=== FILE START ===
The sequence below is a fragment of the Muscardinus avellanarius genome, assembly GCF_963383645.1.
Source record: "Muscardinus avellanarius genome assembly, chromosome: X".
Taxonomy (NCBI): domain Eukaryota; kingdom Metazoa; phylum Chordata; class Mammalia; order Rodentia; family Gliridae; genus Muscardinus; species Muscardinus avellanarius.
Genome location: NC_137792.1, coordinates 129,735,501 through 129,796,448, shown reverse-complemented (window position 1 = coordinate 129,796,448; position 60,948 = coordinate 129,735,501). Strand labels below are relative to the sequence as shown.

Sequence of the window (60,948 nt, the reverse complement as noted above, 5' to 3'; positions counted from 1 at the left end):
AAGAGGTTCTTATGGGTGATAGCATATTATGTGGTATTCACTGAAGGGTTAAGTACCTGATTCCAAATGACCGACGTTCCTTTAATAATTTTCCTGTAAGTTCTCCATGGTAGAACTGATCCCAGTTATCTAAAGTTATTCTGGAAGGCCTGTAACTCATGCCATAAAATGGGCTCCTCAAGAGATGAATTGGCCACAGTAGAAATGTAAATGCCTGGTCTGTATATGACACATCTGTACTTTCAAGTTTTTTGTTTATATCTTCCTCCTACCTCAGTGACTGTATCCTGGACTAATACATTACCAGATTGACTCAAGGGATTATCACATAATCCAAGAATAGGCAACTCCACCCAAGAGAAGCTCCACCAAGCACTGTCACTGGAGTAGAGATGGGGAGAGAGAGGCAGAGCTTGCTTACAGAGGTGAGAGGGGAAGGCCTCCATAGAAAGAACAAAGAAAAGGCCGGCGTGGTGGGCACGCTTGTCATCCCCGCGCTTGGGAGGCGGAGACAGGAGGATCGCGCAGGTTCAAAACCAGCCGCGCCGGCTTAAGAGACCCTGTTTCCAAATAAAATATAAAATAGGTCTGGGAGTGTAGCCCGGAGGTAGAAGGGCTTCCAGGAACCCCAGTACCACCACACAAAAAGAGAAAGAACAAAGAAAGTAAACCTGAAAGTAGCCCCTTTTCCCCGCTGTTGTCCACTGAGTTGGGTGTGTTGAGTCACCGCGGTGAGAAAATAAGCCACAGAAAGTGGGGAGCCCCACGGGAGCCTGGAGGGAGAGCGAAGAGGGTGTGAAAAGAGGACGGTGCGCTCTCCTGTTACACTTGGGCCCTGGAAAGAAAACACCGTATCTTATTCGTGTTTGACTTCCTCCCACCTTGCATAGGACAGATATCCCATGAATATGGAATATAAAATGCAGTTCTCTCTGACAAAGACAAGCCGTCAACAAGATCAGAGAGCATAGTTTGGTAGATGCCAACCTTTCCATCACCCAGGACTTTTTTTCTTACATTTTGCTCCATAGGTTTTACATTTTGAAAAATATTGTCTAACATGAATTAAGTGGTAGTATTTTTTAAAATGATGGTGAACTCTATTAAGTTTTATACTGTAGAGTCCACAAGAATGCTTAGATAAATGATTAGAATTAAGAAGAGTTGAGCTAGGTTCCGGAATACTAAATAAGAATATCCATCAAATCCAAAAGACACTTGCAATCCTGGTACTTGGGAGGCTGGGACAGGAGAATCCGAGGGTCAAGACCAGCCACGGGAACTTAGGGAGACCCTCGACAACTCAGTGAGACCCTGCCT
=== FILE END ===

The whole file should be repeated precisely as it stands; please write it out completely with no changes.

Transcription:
The sequence below is a fragment of the Muscardinus avellanarius genome, assembly GCF_963383645.1.
Source record: "Muscardinus avellanarius genome assembly, chromosome: X".
Taxonomy (NCBI): domain Eukaryota; kingdom Metazoa; phylum Chordata; class Mammalia; order Rodentia; family Gliridae; genus Muscardinus; species Muscardinus avellanarius.
Genome location: NC_137792.1, coordinates 129,735,501 through 129,796,448, shown reverse-complemented (window position 1 = coordinate 129,796,448; position 60,948 = coordinate 129,735,501). Strand labels below are relative to the sequence as shown.

Sequence of the window (60,948 nt, the reverse complement as noted above, 5' to 3'; positions counted from 1 at the left end):
AAGAGGTTCTTATGGGTGATAGCATATTATGTGGTATTCACTGAAGGGTTAAGTACCTGATTCCAAATGACCGACGTTCCTTTAATAATTTTCCTGTAAGTTCTCCATGGTAGAACTGATCCCAGTTATCTAAAGTTATTCTGGAAGGCCTGTAACTCATGCCATAAAATGGGCTCCTCAAGAGATGAATTGGCCACAGTAGAAATGTAAATGCCTGGTCTGTATATGACACATCTGTACTTTCAAGTTTTTTGTTTATATCTTCCTCCTACCTCAGTGACTGTATCCTGGACTAATACATTACCAGATTGACTCAAGGGATTATCACATAATCCAAGAATAGGCAACTCCACCCAAGAGAAGCTCCACCAAGCACTGTCACTGGAGTAGAGATGGGGAGAGAGAGGCAGAGCTTGCTTACAGAGGTGAGAGGGGAAGGCCTCCATAGAAAGAACAAAGAAAAGGCCGGCGTGGTGGGCACGCTTGTCATCCCCGCGCTTGGGAGGCGGAGACAGGAGGATCGCGCAGGTTCAAAACCAGCCGCGCCGGCTTAAGAGACCCTGTTTCCAAATAAAATATAAAATAGGTCTGGGAGTGTAGCCCGGAGGTAGAAGGGCTTCCAGGAACCCCAGTACCACCACACAAAAAGAGAAAGAACAAAGAAAGTAAACCTGAAAGTAGCCCCTTTTCCCCGCTGTTGTCCACTGAGTTGGGTGTGTTGAGTCACCGCGGTGAGAAAATAAGCCACAGAAAGTGGGGAGCCCCACGGGAGCCTGGAGGGAGAGCGAAGAGGGTGTGAAAAGAGGACGGTGCGCTCTCCTGTTACACTTGGGCCCTGGAAAGAAAACACCGTATCTTATTCGTGTTTGACTTCCTCCCACCTTGCATAGGACAGATATCCCATGAATATGGAATATAAAATGCAGTTCTCTCTGACAAAGACAAGCCGTCAACAAGATCAGAGAGCATAGTTTGGTAGATGCCAACCTTTCCATCACCCAGGACTTTTTTTCTTACATTTTGCTCCATAGGTTTTACATTTTGAAAAATATTGTCTAACATGAATTAAGTGGTAGTATTTTTTAAAATGATGGTGAACTCTATTAAGTTTTATACTGTAGAGTCCACAAGAATGCTTAGATAAATGATTAGAATTAAGAAGAGTTGAGCTAGGTTCCGGAATACTAAATAAGAATATCCATCAAATCCAAAAGACACTTGCAATCCTGGTACTTGGGAGGCTGGGACAGGAGAATCCGAGGGTCAAGACCAGCCACGGGAACTTAGGGAGACCCTCGACAACTCAGTGAGACCCTGCCT